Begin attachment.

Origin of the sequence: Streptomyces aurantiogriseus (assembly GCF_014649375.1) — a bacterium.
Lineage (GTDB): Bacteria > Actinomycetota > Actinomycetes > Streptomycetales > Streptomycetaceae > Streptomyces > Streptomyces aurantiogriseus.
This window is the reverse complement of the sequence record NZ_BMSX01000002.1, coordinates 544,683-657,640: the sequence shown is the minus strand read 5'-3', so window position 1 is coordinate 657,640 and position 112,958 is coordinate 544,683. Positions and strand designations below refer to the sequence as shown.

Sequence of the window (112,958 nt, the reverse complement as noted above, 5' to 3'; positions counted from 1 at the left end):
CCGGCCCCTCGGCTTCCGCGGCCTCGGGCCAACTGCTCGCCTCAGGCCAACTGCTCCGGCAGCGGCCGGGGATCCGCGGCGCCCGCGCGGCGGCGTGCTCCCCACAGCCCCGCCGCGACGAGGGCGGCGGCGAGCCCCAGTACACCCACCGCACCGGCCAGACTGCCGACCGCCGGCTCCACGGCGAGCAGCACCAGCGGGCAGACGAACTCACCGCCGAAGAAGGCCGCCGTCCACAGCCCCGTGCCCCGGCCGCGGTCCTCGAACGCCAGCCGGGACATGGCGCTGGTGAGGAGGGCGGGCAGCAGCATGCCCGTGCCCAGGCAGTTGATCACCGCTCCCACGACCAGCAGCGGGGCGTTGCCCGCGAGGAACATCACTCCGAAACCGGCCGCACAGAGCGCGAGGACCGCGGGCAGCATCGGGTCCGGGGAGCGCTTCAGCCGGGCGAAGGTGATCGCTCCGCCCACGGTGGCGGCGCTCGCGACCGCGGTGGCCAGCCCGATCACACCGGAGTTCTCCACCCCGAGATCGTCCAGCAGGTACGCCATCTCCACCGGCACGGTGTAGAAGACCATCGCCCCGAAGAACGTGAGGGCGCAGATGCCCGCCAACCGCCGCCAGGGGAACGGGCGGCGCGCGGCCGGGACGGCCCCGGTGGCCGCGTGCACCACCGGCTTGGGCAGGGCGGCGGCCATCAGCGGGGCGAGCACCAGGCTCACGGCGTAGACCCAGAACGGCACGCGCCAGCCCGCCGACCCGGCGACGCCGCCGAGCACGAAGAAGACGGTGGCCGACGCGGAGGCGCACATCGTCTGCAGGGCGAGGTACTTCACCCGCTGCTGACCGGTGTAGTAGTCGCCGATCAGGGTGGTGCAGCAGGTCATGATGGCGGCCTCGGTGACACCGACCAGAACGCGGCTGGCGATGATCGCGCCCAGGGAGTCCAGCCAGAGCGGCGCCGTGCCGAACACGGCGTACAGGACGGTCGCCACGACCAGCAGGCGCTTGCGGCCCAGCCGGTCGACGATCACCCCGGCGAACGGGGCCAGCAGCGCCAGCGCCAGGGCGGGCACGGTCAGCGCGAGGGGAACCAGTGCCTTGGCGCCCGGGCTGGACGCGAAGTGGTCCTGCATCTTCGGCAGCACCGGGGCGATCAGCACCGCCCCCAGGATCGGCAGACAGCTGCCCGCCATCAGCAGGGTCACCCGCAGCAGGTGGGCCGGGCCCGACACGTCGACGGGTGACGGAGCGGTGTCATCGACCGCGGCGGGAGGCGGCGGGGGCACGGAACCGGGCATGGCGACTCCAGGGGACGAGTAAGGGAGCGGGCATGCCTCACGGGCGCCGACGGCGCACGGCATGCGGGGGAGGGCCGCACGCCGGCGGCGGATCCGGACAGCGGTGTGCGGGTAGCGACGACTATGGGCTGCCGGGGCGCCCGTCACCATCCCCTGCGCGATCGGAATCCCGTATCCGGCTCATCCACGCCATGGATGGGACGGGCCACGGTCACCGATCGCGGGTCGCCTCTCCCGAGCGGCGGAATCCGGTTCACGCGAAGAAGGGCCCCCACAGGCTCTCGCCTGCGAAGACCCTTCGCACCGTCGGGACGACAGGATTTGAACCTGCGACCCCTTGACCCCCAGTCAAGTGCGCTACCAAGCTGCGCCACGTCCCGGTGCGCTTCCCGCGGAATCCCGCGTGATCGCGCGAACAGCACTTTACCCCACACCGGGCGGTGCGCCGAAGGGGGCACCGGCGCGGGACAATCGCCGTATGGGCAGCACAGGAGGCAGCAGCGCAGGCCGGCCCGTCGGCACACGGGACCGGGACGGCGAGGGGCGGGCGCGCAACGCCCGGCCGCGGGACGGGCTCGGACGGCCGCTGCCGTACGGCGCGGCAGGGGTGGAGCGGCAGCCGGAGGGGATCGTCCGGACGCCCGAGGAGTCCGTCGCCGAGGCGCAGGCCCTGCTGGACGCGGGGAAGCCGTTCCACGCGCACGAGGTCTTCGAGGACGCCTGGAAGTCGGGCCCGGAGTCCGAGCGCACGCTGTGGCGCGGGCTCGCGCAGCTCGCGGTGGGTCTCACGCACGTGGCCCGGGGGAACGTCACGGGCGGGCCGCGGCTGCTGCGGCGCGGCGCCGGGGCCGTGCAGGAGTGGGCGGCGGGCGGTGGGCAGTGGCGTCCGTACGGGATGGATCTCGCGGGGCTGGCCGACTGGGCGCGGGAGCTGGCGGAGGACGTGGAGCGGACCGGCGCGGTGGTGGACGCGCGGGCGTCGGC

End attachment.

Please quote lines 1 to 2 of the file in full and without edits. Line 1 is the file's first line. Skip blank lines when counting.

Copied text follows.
Origin of the sequence: Streptomyces aurantiogriseus (assembly GCF_014649375.1) — a bacterium.
Lineage (GTDB): Bacteria > Actinomycetota > Actinomycetes > Streptomycetales > Streptomycetaceae > Streptomyces > Streptomyces aurantiogriseus.